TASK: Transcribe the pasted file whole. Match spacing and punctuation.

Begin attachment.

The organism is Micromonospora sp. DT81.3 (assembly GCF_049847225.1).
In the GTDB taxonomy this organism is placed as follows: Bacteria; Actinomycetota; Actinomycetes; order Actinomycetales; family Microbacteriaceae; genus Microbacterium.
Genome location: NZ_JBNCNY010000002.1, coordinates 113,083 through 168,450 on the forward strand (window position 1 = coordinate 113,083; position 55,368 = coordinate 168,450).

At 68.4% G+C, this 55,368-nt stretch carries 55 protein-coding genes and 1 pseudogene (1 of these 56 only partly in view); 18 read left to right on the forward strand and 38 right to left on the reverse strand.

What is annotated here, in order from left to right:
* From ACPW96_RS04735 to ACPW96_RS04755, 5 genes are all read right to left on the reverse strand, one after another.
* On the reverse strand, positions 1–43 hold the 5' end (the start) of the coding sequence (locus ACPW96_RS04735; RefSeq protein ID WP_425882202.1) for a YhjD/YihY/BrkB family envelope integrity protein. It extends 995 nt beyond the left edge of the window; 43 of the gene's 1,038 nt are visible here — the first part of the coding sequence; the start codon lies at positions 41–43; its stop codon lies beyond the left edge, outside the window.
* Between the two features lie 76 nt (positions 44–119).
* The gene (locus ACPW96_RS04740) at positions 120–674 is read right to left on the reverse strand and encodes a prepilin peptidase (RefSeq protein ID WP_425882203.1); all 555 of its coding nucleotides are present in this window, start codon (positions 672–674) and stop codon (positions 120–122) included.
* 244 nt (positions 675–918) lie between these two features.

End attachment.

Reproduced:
The organism is Micromonospora sp. DT81.3 (assembly GCF_049847225.1).
In the GTDB taxonomy this organism is placed as follows: Bacteria; Actinomycetota; Actinomycetes; order Actinomycetales; family Microbacteriaceae; genus Microbacterium.
Genome location: NZ_JBNCNY010000002.1, coordinates 113,083 through 168,450 on the forward strand (window position 1 = coordinate 113,083; position 55,368 = coordinate 168,450).

At 68.4% G+C, this 55,368-nt stretch carries 55 protein-coding genes and 1 pseudogene (1 of these 56 only partly in view); 18 read left to right on the forward strand and 38 right to left on the reverse strand.

What is annotated here, in order from left to right:
* From ACPW96_RS04735 to ACPW96_RS04755, 5 genes are all read right to left on the reverse strand, one after another.
* On the reverse strand, positions 1–43 hold the 5' end (the start) of the coding sequence (locus ACPW96_RS04735; RefSeq protein ID WP_425882202.1) for a YhjD/YihY/BrkB family envelope integrity protein. It extends 995 nt beyond the left edge of the window; 43 of the gene's 1,038 nt are visible here — the first part of the coding sequence; the start codon lies at positions 41–43; its stop codon lies beyond the left edge, outside the window.
* Between the two features lie 76 nt (positions 44–119).
* The gene (locus ACPW96_RS04740) at positions 120–674 is read right to left on the reverse strand and encodes a prepilin peptidase (RefSeq protein ID WP_425882203.1); all 555 of its coding nucleotides are present in this window, start codon (positions 672–674) and stop codon (positions 120–122) included.
* 244 nt (positions 675–918) lie between these two features.